Israel Prime Minister Benjamin Netanyahu, graphic element on gray
Israeli Prime Minister Benjamin Netanyahu, who is on trial facing corruption charges, was given 28 days to assemble a majority coalition in the 120-seat Parliament after an election on March 23.

Israeli Prime Minister Benjamin Netanyahu has until the end of Tuesday to form a new government.
 
The prime minister, who is on trial facing corruption charges, was given 28 days to assemble a majority coalition in the 120-seat Parliament after an election on March 23, Israel’s fourth in less than two years.
 
Netanyahu has since struggled to secure a parliamentary majority, despite unprecedented overtures to the leader of a small Islamist Arab party and meetings with many rivals.
 
President Reuven Rivlin can assign the task to build a new coalition to another member of Parliament if Netanyahu fails to do so by midnight.  
 
If Rivlin is given the opportunity, he is widely expected to select Yair Lapid, whose centrist Yesh Atid Party finished second behind Netanyahu's right-wing Likud Party in the March 23 vote.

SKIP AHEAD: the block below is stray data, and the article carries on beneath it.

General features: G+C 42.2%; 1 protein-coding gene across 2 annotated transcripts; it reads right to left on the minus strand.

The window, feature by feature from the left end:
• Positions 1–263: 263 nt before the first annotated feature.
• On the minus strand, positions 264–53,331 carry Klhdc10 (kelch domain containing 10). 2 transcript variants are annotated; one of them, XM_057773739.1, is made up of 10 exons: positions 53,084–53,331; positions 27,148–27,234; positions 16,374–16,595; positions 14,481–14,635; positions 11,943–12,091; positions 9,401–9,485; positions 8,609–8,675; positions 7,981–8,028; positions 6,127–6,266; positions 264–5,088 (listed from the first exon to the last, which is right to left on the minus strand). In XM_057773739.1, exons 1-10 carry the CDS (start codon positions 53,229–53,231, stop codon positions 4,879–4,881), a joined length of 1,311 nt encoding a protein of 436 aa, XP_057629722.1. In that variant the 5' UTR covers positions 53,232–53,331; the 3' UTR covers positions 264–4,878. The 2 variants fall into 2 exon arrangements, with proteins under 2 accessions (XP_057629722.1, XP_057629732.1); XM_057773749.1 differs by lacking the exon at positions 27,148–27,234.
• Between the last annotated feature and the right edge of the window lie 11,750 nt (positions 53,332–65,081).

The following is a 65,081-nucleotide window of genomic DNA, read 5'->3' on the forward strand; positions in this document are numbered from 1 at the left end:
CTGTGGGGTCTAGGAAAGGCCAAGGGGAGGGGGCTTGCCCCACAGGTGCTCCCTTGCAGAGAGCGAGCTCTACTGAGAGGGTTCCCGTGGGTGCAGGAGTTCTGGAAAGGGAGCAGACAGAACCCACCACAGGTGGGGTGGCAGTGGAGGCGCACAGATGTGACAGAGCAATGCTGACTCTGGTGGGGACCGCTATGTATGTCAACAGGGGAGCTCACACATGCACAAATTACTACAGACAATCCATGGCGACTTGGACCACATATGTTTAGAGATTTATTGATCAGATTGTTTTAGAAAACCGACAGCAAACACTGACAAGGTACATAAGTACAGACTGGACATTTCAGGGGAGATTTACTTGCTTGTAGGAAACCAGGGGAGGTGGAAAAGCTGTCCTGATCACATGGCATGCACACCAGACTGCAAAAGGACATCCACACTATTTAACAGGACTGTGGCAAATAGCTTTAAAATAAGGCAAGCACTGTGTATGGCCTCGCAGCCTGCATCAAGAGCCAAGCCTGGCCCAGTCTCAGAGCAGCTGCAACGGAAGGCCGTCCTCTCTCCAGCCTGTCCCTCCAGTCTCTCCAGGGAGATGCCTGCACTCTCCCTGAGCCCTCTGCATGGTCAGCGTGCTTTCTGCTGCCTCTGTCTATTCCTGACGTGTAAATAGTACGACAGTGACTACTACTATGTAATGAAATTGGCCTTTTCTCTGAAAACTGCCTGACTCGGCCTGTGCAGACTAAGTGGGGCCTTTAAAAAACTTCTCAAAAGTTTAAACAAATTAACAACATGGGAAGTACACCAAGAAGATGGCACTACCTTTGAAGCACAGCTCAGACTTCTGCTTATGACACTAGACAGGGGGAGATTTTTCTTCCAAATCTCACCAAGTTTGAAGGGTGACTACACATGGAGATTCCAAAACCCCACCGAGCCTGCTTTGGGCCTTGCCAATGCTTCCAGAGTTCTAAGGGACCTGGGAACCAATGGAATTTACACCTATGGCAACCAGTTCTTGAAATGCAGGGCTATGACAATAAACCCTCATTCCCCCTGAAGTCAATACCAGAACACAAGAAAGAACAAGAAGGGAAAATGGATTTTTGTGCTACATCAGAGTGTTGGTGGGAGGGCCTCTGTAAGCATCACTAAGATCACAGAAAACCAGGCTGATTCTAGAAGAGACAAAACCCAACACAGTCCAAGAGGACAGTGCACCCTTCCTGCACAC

Right-wing and Jewish religious parties, as well as traditional left-wing and centrist parties, have courted parties representing Israel’s estimated 20% Arab minority, potentially empowering them to influence a Cabinet for the first time in decades.
 
A failure to form a new government would not immediately force Netanyahu out of office. Rivlin could give him two additional weeks to build a coalition government. Rivlin could also assign the task to a Netanyahu opponent or send the matter directly to Parliament.
 
The 71-year-old Netanyahu has been prime minister since 2009 after holding the same office for three years in the 1990s. He has been fighting to remain in office through two years of political deadlock due to the inconclusive elections.
 
He is on trial facing criminal corruption charges and has denied any wrongdoing.

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